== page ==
Tag Archive for James Preller photos

One Book, One School: Some Photos & Reflections

I love this photo, somehow it says everything. This is why you write for children, those faces up there.

A while back I posted about how Bystander was being featured in some special “One Book, One School” reading programs. Lately I’ve been getting more requests in that area, and all I can say is that I love the idea of a shared reading experience that cuts across, and unifies, an entire school. It’s a tremendous honor when the educational leaders of a school select my book for that purpose. Stunning, amazing.

I was recently sent some photos by Joan Scott, the Library Media Specialist at Ephraim Curtis Middle School in Sudbury, MA. Here’s a few more:

For this particular visit, I was able to enjoy lunch with a select group of students. It’s just so much fun to sit down with these kids and really talk together — and for me, to hear them speak, and watch them fiddle with their Oreos, and listen as they share their thoughts and more than a few laughs.

I’m sorry that I can’t recall the name of this particular teacher, but it’s a great opportunity for me whenever I get the chance to sit down with real teachers in the trenches and learn from their perspective.

I’ve said it before. Just as in every other aspect of life, what a school puts into an author visit has a direct correlation to what the students get out of it. At Ephraim, the students were focused, prepared, and engaged — and that’s the key to a successful author visit, and a tribute to everyone at the school.

Here I am with the school principal Stephen Lambert and Joan Scott, who spearheaded the event. On some visits, I never meet the principal, as they are busy people with demanding jobs. Other times, I’ll meet one whose presence, whose attention and personal commitment, sends a powerful message to every student. This topic is important to us, we place value on this moment, and we care about you. Throughout the day, I chatted with this Principal Lambert and I can’t begin to express how impressed I was. Our conversations were wide and thought-provoking. Conclusion: This is a good man attempting to do the absolute best for the students and fellow educators in his school.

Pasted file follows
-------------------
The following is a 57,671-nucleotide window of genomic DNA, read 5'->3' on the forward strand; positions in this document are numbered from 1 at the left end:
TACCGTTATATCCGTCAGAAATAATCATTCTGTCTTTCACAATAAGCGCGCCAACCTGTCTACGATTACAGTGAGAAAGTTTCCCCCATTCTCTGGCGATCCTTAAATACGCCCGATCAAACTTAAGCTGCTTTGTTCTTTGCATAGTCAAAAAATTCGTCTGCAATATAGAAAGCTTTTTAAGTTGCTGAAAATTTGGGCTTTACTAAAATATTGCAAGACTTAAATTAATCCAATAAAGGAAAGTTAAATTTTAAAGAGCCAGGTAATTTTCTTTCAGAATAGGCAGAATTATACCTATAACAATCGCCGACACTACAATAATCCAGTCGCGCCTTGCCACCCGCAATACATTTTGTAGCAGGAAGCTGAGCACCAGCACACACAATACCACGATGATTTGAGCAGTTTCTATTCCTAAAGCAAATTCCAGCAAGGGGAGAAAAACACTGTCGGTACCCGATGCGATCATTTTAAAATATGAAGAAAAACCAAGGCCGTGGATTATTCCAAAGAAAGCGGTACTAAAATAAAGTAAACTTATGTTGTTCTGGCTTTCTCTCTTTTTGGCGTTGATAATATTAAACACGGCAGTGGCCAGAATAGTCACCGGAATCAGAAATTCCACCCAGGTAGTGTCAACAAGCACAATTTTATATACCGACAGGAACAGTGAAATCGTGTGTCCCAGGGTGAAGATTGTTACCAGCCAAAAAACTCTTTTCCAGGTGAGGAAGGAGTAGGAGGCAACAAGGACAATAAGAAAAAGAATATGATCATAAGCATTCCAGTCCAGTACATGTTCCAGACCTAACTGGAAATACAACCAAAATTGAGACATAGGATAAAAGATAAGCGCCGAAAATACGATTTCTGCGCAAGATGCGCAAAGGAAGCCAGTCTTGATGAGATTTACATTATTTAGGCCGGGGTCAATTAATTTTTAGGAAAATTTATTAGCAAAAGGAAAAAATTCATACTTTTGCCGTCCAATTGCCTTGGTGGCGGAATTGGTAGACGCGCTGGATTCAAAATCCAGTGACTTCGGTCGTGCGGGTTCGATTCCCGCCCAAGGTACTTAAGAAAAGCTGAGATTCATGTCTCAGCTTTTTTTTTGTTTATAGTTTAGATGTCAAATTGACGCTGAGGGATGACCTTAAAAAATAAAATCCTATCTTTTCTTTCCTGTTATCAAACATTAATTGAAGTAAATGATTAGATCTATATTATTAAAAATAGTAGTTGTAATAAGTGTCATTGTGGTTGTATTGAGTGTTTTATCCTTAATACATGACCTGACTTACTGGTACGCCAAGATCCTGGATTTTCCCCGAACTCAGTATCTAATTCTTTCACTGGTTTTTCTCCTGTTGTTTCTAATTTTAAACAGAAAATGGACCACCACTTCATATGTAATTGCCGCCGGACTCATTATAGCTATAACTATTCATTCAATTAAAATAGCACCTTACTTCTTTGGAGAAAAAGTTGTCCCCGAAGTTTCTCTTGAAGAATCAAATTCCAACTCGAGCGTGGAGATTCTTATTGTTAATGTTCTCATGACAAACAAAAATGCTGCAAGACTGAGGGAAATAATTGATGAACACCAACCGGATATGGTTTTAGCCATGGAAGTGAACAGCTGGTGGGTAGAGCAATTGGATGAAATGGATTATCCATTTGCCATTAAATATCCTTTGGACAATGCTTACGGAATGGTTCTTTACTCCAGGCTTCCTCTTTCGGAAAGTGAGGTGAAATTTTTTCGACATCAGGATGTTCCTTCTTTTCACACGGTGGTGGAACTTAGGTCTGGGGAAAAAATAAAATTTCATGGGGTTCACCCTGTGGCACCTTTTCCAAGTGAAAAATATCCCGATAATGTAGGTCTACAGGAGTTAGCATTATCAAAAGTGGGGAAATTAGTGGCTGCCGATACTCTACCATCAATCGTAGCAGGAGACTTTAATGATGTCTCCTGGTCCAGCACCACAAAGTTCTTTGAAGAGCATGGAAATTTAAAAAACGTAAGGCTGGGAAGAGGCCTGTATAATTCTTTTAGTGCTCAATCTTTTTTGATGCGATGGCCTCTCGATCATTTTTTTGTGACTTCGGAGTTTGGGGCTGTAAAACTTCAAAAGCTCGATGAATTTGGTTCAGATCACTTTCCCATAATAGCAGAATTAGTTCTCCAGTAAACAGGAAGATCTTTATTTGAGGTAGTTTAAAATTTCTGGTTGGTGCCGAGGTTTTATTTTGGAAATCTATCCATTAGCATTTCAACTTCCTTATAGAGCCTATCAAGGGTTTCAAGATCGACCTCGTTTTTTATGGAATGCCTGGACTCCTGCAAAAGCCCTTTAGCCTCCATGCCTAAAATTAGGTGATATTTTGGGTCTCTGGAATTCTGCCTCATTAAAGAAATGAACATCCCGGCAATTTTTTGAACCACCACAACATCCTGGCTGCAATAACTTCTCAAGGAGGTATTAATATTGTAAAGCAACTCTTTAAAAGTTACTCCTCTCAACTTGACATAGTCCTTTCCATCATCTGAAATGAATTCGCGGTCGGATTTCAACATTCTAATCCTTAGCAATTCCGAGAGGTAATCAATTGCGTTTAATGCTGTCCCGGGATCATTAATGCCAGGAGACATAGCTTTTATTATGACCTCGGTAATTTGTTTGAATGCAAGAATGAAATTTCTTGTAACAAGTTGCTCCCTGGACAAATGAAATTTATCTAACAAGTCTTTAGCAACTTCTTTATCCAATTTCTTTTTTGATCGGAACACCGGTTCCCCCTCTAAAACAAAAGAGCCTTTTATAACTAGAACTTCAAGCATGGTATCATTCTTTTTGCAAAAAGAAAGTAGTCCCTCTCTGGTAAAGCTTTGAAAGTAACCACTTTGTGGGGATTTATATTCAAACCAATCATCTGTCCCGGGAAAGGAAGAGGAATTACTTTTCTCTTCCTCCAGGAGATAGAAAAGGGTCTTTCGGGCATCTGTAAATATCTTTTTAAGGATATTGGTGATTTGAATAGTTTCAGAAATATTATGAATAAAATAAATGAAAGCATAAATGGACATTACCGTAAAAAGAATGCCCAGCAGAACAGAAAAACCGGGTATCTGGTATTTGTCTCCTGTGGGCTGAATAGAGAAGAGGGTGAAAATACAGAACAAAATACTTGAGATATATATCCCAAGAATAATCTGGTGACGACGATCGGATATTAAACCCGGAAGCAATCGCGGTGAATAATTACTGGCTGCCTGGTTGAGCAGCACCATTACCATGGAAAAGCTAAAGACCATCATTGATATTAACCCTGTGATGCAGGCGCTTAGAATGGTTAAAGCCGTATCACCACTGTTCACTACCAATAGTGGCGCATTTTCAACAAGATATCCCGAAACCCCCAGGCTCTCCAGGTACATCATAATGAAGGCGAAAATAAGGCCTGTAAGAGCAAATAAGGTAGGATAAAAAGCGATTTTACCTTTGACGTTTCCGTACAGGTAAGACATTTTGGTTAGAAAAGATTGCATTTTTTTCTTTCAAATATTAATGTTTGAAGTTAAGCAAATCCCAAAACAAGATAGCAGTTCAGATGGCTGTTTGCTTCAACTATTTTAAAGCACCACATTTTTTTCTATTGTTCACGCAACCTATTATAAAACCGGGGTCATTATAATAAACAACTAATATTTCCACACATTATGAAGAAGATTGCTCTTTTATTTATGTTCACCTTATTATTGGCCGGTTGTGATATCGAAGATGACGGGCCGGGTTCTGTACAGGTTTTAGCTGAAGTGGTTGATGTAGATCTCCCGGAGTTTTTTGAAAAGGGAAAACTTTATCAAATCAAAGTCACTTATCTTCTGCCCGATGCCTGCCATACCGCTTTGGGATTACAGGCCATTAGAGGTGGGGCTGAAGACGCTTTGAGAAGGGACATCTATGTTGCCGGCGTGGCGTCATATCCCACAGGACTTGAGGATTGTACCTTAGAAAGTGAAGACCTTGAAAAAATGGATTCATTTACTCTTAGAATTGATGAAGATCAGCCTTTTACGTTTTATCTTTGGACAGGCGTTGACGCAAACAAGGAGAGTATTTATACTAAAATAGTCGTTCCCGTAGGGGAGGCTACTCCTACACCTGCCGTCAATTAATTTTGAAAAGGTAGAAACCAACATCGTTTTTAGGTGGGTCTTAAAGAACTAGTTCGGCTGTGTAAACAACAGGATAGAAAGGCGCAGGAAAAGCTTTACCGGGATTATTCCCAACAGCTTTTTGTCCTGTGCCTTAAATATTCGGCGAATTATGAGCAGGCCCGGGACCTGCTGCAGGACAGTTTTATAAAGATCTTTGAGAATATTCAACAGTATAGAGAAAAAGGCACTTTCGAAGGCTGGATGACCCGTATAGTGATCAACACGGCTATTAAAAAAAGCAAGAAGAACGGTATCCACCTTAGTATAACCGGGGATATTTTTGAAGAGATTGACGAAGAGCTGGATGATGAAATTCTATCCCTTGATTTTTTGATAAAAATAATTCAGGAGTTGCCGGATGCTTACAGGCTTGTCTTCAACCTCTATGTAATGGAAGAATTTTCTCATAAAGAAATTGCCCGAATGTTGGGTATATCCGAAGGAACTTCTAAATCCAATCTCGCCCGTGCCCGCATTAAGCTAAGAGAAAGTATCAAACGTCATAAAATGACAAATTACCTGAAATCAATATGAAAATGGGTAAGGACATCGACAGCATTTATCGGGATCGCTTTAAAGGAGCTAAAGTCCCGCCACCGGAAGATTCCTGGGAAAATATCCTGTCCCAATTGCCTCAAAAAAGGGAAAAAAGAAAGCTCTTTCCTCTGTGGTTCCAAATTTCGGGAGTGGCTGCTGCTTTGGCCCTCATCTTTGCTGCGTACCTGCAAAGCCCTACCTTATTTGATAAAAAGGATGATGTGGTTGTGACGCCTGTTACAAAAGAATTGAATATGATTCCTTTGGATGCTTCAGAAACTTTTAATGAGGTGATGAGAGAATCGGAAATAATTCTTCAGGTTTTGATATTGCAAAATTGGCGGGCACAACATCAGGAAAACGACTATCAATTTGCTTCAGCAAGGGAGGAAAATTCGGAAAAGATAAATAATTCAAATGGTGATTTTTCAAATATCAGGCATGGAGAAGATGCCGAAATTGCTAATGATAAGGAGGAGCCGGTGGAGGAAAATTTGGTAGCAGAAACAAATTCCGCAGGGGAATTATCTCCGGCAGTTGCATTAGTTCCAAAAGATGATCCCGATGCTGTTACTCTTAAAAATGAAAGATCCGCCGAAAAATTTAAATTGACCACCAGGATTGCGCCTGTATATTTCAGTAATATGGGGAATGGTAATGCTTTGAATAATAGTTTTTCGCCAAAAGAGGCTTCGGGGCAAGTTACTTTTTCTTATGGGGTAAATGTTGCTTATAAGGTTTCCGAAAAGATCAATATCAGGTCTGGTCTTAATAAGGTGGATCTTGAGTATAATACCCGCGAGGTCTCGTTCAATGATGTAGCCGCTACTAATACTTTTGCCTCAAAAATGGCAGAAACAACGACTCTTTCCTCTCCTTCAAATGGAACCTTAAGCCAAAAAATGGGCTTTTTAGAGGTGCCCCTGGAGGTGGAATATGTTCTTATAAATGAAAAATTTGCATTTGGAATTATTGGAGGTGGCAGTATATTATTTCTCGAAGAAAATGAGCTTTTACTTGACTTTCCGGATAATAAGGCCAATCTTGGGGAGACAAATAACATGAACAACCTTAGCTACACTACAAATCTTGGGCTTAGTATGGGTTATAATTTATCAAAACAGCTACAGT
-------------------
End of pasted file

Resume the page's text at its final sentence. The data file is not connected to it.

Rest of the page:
Honestly: Is this a remedy for bullying? Do events like this help? No one can say for sure. It can’t be measured. But I do believe that open honest dialogue, back and forth, feels like a crucial step in the right direction. Change can’t happen in a day. And a single book isn’t going to amount to much. But when an entire school comes together like this, the message is loud and clear:

We are a community of learners, we value things like respect and tolerance and compassion, because we understand that learning can’t begin without those qualities firmly in place.

In an interview earlier this year, I was asked: Is there anything that readers of [Bystander] can take from this story in order to better deal with bullies? I replied:

There are no easy answers. Quick story: My oldest son is sixteen. I often worried when he didn’t talk about his feelings. He’d clam up. Then I realized, he doesn’t necessarily have the vocabulary to even know what he’s feeling. To paraphrase Ron Burgandy in “Anchorman,” he was trapped inside a glass booth of emotion. Language is important, it’s a tool to help us perceive things, name things, understand. It’s common for kids to say something like, “Oh, I didn’t know that was bullying; I was just making fun of her shoes.” Like any good book, hopefully Bystander enriches the way readers understand their world.